Skew, a low-budget POV horror that ought to satisfy viewers still hungry for more of what last year’s V/H/S had to offer, opens with a quotation from Balzac to the effect that photography, not limiting itself to documenting reality, actually takes something away, somehow diminishing the subject.

When Simon (Rob Scattergood), one of three twenty-or-thirtysomethings on a road trip en route to a wedding, finds that his camcorder makes unsettling revelations about the people around him, the question then becomes whether the camera is only conveying something invisible to the naked eye, or is actually creating the misfortunes that dog the trio on their trip.  The camera becomes an obsession for Simon, to the point that he is unable to tear himself away from it and feels compelled to film every moment of his day.  Companions Rich (Richard Olak) and Rich’s girlfriend Eva (Amber Lewis) are made increasingly uncomfortable by Simon’s fixation and claims of fleeting visions, a situation made more volatile by his ambiguous feelings toward Eva.

Skew is usually more engrossing than a moody, shakily photographed study of three foul-mouthed underachievers ought to be, and manages a mild, attention-sustaining eeriness.  3 out of 5 stars.

Ideological Content Analysis indicates that Skew is:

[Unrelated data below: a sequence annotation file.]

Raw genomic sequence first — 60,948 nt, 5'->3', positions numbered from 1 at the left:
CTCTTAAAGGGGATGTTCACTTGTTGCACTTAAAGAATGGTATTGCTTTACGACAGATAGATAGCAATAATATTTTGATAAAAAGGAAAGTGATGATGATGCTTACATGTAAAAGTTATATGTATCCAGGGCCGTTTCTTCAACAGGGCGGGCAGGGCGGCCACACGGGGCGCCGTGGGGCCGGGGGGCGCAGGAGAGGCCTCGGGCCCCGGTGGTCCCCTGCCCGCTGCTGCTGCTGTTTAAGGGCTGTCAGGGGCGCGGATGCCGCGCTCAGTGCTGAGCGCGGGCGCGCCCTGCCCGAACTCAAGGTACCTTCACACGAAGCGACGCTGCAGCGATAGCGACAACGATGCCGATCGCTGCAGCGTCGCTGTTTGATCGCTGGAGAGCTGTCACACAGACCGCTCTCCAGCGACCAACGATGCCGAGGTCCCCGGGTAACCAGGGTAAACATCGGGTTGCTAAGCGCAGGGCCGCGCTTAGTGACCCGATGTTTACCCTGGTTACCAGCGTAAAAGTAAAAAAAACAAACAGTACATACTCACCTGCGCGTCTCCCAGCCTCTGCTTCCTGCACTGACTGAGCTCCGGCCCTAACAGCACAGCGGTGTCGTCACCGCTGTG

3. Animal rights militant.  As in Deer Crossing, roadkill can only mean an albatross and trouble ahead.  Skew goes as far as to feature two albatrosses, a coyote and a deer, both hit by automobiles.  The occupants of the offending vehicle must pay.

2. Anti-family/anti-marriage.  Simon blames his parents for depriving him of his childhood memories by not taking any pictures of him.  Unmarried, childless cohabitation is the order of the day.  A tourist trap display of the world’s most humongous pot and dish represents articles of domesticity as absurdly imposing behemoths.  Traveling to a wedding becomes the occasion for the characters’ doom.  Rich, an atheist, says he only believes in the here and now and in family and friends before being murdered by his friend.

1. Neo-Luddite.  Technology is evil and haunted.  Cameras kill, buses crash, and cars slaughter wildlife.  Reality television, by filtering life through an electronic lens, is in fact a paradoxical proposition in that it skews reality in the act of documentation.